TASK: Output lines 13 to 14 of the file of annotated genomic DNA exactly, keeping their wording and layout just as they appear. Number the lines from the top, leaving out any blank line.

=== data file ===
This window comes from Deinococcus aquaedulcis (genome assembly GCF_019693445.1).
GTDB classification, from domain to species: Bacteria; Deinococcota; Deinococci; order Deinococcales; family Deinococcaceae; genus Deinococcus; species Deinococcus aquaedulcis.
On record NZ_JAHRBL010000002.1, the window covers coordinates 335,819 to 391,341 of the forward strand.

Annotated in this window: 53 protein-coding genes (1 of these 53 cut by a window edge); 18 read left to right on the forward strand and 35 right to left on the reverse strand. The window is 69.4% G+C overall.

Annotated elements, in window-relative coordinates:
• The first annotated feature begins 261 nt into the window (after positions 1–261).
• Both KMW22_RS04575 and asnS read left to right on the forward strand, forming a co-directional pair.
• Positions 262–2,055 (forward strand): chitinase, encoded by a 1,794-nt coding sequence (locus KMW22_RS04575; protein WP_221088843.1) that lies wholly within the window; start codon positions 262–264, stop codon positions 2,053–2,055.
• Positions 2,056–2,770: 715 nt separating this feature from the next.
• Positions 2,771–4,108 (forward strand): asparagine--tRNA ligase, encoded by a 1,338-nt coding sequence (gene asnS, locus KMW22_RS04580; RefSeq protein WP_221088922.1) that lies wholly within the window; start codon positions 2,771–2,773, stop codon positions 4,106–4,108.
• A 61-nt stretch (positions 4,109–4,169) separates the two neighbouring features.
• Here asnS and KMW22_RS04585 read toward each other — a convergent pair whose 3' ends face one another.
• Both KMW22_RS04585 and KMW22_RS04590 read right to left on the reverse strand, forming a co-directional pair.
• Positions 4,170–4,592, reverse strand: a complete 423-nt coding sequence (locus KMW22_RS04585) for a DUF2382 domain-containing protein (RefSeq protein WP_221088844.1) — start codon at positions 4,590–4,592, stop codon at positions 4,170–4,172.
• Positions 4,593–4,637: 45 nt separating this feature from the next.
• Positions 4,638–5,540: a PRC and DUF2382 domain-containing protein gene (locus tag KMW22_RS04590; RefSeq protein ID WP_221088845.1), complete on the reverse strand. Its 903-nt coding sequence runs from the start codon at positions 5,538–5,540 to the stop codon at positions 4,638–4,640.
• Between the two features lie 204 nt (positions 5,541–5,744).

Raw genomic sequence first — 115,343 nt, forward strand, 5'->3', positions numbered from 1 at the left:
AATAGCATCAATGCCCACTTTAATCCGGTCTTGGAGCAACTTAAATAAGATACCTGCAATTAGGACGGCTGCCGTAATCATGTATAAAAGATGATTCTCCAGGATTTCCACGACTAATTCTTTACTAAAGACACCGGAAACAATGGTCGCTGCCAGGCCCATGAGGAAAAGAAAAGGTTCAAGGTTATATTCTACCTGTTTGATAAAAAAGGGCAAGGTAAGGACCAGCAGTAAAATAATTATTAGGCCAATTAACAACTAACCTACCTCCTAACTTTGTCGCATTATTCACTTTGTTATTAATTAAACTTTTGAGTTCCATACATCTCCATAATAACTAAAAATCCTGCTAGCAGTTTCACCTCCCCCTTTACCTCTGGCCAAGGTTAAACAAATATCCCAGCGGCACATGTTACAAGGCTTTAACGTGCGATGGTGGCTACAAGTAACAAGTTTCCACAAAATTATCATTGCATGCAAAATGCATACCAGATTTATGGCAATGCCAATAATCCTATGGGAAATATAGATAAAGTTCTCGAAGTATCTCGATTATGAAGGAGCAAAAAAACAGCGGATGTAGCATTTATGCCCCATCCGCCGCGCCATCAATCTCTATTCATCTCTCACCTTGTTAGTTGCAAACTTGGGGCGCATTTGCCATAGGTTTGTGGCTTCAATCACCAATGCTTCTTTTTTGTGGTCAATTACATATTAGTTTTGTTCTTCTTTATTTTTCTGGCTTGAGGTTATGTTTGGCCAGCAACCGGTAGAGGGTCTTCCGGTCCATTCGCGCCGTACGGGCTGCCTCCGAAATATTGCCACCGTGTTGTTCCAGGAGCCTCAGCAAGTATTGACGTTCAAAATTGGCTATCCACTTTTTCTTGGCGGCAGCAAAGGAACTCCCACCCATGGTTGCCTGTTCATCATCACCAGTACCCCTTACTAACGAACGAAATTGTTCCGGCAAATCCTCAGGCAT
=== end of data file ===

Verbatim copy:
• Both KMW22_RS04585 and KMW22_RS04590 read right to left on the reverse strand, forming a co-directional pair.
• Positions 4,170–4,592, reverse strand: a complete 423-nt coding sequence (locus KMW22_RS04585) for a DUF2382 domain-containing protein (RefSeq protein WP_221088844.1) — start codon at positions 4,590–4,592, stop codon at positions 4,170–4,172.